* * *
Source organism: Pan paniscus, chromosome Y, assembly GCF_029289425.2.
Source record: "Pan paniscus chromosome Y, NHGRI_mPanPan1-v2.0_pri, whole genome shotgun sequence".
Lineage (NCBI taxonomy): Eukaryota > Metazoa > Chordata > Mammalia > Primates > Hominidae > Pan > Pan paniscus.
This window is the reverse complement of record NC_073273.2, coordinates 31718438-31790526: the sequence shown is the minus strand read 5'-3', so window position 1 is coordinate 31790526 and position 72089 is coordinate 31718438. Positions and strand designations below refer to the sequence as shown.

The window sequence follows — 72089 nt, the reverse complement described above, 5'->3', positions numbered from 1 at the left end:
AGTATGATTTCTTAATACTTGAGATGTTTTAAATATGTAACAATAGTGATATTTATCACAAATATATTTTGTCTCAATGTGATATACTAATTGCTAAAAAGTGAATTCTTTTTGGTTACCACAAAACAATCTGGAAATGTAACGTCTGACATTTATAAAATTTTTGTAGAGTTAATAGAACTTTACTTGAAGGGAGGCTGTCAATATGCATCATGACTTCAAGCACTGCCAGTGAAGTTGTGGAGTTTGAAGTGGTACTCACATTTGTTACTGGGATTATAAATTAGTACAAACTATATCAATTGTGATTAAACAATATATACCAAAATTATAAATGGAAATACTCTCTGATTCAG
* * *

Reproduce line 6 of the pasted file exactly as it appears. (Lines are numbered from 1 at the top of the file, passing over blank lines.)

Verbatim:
AGTATGATTTCTTAATACTTGAGATGTTTTAAATATGTAACAATAGTGATATTTATCACAAATATATTTTGTCTCAATGTGATATACTAATTGCTAAAAAGTGAATTCTTTTTGGTTACCACAAAACAATCTGGAAATGTAACGTCTGACATTTATAAAATTTTTGTAGAGTTAATAGAACTTTACTTGAAGGGAGGCTGTCAATATGCATCATGACTTCAAGCACTGCCAGTGAAGTTGTGGAGTTTGAAGTGGTACTCACATTTGTTACTGGGATTATAAATTAGTACAAACTATATCAATTGTGATTAAACAATATATACCAAAATTATAAATGGAAATACTCTCTGATTCAG